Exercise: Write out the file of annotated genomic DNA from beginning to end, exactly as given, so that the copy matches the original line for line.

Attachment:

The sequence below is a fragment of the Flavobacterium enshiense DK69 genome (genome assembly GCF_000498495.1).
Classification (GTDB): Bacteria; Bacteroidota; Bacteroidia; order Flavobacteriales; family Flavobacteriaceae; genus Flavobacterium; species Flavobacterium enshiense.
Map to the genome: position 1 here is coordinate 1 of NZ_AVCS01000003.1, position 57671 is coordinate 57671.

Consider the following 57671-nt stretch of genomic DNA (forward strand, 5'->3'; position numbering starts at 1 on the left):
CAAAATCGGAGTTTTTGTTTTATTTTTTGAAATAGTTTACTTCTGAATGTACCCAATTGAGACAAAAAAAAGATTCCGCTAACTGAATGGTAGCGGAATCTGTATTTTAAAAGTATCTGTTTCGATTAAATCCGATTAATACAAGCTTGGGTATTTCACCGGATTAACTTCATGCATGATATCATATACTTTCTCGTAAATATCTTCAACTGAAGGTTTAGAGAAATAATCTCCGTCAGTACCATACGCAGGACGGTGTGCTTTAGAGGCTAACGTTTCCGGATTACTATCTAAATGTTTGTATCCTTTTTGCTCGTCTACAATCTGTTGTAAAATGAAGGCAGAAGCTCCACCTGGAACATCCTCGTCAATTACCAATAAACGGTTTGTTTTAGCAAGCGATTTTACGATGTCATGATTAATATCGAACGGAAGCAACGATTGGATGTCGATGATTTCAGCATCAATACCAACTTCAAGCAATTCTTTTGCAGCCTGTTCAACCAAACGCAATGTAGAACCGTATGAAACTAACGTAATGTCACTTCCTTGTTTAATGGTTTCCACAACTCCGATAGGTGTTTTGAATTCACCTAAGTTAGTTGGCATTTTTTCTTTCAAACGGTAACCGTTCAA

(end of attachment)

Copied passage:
The sequence below is a fragment of the Flavobacterium enshiense DK69 genome (genome assembly GCF_000498495.1).
Classification (GTDB): Bacteria; Bacteroidota; Bacteroidia; order Flavobacteriales; family Flavobacteriaceae; genus Flavobacterium; species Flavobacterium enshiense.
Map to the genome: position 1 here is coordinate 1 of NZ_AVCS01000003.1, position 57671 is coordinate 57671.

Consider the following 57671-nt stretch of genomic DNA (forward strand, 5'->3'; position numbering starts at 1 on the left):
CAAAATCGGAGTTTTTGTTTTATTTTTTGAAATAGTTTACTTCTGAATGTACCCAATTGAGACAAAAAAAAGATTCCGCTAACTGAATGGTAGCGGAATCTGTATTTTAAAAGTATCTGTTTCGATTAAATCCGATTAATACAAGCTTGGGTATTTCACCGGATTAACTTCATGCATGATATCATATACTTTCTCGTAAATATCTTCAACTGAAGGTTTAGAGAAATAATCTCCGTCAGTACCATACGCAGGACGGTGTGCTTTAGAGGCTAACGTTTCCGGATTACTATCTAAATGTTTGTATCCTTTTTGCTCGTCTACAATCTGTTGTAAAATGAAGGCAGAAGCTCCACCTGGAACATCCTCGTCAATTACCAATAAACGGTTTGTTTTAGCAAGCGATTTTACGATGTCATGATTAATATCGAACGGAAGCAACGATTGGATGTCGATGATTTCAGCATCAATACCAACTTCAAGCAATTCTTTTGCAGCCTGTTCAACCAAACGCAATGTAGAACCGTATGAAACTAACGTAATGTCACTTCCTTGTTTAATGGTTTCCACAACTCCGATAGGTGTTTTGAATTCACCTAAGTTAGTTGGCATTTTTTCTTTCAAACGGTAACCGTTCAA